FORTUNE -- South Africa may not have made it big at this year's World Cup, but its local beer -- Castle Lager -- did; SABMiller, Castle's brewer, expects to sell an extra 30 million bottles' worth. Yet most of the growth for this $26-billion-in-sales company is coming not from its home base but from its bold expansion abroad.
SABMiller's focus on emerging markets is a big reason that the No. 2 global brewer moved up four spots in Fortune's 2010 World's Most Admired Companies survey, to No. 3 among beverage companies. According to a new Deutsche Bank analysis, SAB has the most exposure of the top four global brewers over the next five years to the fastest-growing beer markets like China, India, and Colombia, where consumers are spending their newfound wealth. That helped SABMiller boost fiscal 2010 sales by 4% and profits by 1.5%, to $1.9 billion, even amid a recession. "They've been very aggressive to get a good position in some of the most interesting markets," says Tom Pirko of Bevmark, an adviser to global drink companies.
Originally called South African Breweries, SAB moved to London in 1999 and began a decade-long, $17 billion acquisition binge, buying companies like India's Narang and Colombia's Bavaria. After spending $7.8 billion for Bavaria in 2005 -- even more than the $5 billion it paid for Miller three years earlier -- SAB worked to expand beer consumption in the country, and then introduce consumers to its premium brands.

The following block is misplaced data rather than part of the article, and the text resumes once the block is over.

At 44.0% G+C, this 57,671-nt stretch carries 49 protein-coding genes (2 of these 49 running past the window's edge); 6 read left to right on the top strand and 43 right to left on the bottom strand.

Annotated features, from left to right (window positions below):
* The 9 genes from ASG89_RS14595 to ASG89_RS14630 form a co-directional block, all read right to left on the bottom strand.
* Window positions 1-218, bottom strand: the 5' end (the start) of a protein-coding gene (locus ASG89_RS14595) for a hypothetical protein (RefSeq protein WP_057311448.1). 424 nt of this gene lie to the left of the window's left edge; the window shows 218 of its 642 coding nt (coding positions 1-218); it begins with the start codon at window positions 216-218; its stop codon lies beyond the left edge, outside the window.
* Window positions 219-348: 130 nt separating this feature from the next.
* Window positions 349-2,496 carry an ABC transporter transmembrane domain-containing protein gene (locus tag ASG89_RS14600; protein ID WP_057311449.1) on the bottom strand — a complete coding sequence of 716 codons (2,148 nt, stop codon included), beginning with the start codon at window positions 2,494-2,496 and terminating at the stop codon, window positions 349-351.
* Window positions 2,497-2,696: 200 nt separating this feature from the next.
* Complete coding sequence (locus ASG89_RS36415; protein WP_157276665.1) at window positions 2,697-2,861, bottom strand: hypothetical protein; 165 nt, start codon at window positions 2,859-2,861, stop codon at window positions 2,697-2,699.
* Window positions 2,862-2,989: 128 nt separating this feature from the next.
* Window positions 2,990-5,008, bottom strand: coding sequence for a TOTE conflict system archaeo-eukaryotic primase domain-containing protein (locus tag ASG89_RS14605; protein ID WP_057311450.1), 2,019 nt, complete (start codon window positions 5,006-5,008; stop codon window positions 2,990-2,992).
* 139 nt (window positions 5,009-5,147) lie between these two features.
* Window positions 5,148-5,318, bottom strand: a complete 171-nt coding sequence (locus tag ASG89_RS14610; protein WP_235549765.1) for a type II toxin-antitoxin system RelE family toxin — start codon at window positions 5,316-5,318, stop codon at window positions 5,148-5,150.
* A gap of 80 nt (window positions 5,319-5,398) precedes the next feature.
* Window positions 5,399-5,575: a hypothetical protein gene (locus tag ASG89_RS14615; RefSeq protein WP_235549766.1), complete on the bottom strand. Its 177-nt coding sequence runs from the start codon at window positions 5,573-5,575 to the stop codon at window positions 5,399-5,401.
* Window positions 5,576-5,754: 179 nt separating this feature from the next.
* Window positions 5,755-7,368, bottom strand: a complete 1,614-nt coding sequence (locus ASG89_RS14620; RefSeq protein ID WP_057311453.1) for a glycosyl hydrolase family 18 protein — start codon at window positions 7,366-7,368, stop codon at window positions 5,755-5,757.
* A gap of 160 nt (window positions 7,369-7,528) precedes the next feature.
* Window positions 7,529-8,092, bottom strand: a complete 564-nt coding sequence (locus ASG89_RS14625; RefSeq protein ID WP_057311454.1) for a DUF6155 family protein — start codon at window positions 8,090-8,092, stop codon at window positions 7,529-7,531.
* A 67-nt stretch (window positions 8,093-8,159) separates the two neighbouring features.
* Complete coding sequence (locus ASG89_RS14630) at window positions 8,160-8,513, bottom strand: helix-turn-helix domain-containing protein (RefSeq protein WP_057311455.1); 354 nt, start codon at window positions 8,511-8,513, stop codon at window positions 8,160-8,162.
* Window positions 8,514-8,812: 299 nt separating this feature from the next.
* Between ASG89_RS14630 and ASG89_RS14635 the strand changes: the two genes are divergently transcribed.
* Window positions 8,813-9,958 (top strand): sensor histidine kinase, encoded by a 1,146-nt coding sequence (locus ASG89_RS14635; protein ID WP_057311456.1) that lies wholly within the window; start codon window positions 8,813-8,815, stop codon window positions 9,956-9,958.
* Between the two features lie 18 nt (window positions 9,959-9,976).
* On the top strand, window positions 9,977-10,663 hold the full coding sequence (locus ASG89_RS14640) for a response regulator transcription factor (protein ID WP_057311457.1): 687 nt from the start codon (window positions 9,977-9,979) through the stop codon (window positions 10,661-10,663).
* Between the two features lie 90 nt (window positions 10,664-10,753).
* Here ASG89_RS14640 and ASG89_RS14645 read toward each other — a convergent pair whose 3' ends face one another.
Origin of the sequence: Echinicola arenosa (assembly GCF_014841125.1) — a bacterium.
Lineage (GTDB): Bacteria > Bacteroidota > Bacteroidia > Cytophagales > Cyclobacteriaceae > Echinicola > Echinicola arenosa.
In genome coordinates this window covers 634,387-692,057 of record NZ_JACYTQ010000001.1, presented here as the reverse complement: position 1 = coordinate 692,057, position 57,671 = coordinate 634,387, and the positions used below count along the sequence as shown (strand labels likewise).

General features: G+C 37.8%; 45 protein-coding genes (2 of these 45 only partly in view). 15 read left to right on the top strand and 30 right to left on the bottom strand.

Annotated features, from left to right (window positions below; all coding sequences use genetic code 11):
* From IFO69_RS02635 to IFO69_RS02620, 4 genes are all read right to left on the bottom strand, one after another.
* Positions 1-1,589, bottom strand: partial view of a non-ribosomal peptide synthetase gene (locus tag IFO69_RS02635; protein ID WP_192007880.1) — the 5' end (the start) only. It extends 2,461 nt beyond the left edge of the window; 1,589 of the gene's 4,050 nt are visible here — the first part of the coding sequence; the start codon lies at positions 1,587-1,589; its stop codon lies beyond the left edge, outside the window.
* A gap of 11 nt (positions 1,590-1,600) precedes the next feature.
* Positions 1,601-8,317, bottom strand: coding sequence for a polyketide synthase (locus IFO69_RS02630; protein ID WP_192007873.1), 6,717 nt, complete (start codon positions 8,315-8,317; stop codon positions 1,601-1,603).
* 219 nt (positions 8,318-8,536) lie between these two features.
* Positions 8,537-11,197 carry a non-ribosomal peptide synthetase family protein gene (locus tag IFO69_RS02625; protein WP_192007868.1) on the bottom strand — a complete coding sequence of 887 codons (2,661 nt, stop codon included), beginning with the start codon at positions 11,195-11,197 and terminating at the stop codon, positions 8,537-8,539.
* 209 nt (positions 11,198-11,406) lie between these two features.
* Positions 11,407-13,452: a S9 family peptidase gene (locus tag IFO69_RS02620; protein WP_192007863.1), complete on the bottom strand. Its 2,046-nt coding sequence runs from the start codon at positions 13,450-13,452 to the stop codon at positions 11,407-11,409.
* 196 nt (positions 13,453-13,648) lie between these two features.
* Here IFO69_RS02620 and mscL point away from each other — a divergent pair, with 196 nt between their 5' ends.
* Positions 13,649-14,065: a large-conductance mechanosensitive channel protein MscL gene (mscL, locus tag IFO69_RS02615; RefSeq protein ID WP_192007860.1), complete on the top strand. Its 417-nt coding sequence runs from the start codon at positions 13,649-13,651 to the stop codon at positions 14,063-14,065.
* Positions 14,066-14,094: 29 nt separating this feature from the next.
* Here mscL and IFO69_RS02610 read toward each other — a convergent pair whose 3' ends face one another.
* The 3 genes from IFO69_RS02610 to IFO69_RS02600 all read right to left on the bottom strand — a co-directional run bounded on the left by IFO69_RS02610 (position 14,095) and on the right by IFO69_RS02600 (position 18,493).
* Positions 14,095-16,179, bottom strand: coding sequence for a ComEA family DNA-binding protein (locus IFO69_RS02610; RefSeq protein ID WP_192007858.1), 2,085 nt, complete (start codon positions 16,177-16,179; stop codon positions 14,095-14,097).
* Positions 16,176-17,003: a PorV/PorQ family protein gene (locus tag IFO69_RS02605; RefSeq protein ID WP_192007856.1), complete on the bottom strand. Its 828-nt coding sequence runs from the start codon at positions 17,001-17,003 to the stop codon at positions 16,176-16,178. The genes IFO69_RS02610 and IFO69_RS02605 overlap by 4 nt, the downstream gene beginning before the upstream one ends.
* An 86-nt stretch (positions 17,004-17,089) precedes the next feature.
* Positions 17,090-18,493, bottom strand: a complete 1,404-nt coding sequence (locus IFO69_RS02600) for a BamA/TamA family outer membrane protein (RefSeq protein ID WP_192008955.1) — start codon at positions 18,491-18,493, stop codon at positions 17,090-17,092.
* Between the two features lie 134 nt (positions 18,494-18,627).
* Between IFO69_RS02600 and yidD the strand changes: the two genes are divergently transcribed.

It added new refrigerators to local shops, relaunched the upscale Club Colombia lager, and then imported its Peroni brand, marketing it as the epitome of Italian style. As developed markets sputtered, beer sales in Colombia, where SABMiller controls 98% of the market, averaged 4% annual growth.
Now SAB is looking to conquer China, where it sells Snow, the world's largest beer brand (passing Bud Light last year). In the next five years the country will account for 40% of SAB's volume growth, predicts Deutsche Bank (DB). In China, the average household drinks just over 30 liters a year, compared with 80 liters in the U.S. "At some point China's growth rate will have to slow," says CEO Graham Mackay, "but we believe there is still significant upside." SAB's future depends on it.